David Kingman delves into the findings of a recent piece of research by the National Audit Office which argues that the government is not doing enough to curb the rising levels of homelessness in England
When we talk about Britain’s housing crisis, the problems which receive the most media airtime are undoubtedly the struggle that would-be homeowners face with getting on the housing ladder compared to previous generations, or the increasing cost of renting in the private rented sector. While these are very serious challenges – as IF has argued at length – there is an even more extreme crisis facing households at the really sharp end of Britain’s housing market: those who end up without a roof over their heads at all.
A new report from the National Audit Office (NAO) has emphasised just how severe the problem of homelessness has become in England, as the number of people being declared homeless has risen dramatically over recent years. Why is homelessness getting worse?
When you hear the word “homeless”, you probably imagine someone who’s sleeping rough on a street corner, but rough sleepers are actually a small minority of the homeless population. Most of the homeless people in England actually live in “temporary accommodation” – an umbrella term which includes places like bedsits, hostels and bed and breakfasts, where people who’ve declared themselves statutorily homeless are housed by their local council while a more permanent address is found for them.
The NAO compiled data which lay bare the extent of the problem. Over the past six years, the number of households living in temporary accommodation has risen by 60%, to 77,240, which include 120,540 children. Temporary accommodation is often overcrowded or of low quality, and the fact that it is not intended to be permanent (although a growing number of families have remained stuck in it for years because of the lack of alternative options) means that families can be moved against their will. Over a quarter (28%) of households who declare themselves homeless are now provided with temporary accommodation outside the local authority where they lived previously; some London boroughs have received attention in recent years for rehousing homeless families in completely different parts of the UK because of a lack of available temporary accommodation in the capital, which is bound to have a disruptive impact on work and education. In addition to its undeniable human cost, the NAO estimates that homelessness costs the public purse at least £1 billion per year, almost 85% of which reflects the cost of renting temporary accommodation.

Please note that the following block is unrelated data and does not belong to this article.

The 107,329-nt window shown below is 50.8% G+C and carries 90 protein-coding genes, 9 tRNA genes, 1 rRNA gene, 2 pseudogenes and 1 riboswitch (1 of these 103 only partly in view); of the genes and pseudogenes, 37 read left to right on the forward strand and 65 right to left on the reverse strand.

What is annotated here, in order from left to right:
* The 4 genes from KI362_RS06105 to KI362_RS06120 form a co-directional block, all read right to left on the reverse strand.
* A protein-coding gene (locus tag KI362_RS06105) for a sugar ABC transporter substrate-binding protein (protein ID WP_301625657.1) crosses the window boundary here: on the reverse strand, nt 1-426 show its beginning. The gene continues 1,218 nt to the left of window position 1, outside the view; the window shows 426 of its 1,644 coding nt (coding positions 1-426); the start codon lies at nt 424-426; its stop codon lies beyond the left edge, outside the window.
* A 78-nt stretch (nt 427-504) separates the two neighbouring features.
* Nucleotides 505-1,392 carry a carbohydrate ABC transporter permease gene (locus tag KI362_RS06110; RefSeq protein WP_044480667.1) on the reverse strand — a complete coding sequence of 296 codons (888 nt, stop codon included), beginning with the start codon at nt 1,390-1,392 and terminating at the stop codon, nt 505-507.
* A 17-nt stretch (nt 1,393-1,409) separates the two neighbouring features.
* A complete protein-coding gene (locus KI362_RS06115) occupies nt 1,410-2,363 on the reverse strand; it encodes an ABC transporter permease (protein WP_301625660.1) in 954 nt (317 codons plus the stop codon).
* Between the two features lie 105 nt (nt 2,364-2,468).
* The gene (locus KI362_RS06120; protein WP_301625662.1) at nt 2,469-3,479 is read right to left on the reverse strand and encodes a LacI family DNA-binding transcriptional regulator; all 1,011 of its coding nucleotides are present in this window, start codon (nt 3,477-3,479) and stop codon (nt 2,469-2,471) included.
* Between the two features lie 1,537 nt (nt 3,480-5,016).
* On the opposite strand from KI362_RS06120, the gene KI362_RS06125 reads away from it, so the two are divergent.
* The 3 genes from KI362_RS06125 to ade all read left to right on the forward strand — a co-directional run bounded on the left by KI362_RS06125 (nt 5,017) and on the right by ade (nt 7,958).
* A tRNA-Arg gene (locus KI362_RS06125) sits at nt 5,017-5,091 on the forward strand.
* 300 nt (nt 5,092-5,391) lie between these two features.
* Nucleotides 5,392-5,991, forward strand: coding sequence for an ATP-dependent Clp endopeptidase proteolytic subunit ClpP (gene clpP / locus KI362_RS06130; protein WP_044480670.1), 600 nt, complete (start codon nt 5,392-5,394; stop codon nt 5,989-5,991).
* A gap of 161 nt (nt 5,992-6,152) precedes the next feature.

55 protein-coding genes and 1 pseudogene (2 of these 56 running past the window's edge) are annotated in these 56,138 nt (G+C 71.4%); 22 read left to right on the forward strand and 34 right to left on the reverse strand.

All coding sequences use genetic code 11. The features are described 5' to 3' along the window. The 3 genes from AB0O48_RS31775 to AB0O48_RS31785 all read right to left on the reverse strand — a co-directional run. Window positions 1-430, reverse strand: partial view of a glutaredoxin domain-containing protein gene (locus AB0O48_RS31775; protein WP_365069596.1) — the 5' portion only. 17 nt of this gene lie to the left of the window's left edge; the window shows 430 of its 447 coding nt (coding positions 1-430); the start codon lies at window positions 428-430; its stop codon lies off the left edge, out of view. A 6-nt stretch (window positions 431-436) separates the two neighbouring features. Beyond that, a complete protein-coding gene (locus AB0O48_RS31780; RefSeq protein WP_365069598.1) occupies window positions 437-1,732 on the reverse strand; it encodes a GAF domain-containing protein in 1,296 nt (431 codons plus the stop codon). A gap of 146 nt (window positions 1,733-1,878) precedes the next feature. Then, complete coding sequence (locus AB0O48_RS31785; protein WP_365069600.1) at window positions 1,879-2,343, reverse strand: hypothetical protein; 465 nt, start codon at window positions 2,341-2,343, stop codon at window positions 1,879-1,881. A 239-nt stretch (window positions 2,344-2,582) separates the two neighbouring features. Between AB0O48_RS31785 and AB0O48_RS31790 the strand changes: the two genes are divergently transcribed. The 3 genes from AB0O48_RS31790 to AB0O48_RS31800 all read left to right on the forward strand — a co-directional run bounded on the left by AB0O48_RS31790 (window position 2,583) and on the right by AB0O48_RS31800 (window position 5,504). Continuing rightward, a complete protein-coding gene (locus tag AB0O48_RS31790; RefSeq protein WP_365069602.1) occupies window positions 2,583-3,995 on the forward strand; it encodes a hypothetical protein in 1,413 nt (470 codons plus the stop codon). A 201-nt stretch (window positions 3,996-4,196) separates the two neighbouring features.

By far the most significant explanation for the growing homelessness problem in recent years is the rising number of private renters who are being made homeless when an assured shorthold tenancy agreement with a landlord expires and they find they have nowhere else to go. Since the coalition government came to power in 2010, the termination of shorthold tenancies has accounted for 74% of the growth in households requiring temporary accommodation; this reason now accounts for almost a third of homelessness declarations overall, compared with barely a tenth at the beginning of this period.
There are several explanations for this. Firstly, rents have risen more quickly than salaries for many workers in London and other large cities, which means that someone can suddenly find they can’t afford to rent anywhere else in the same area when their existing tenancy agreement comes to an end; and secondly, as the NAO argues, the government’s attempts to rein in the cost of housing benefit by restricting the amount someone can claim to cover the cost of their private rent has compounded this problem, as rents in many areas have raced ahead of the amount which housing benefit will cover.
Overall, this report should act as a warning to policy-makers that if the housing market continues to become less and less affordable for ordinary workers, the number of people who will have no other option than to declare themselves homeless will only increase.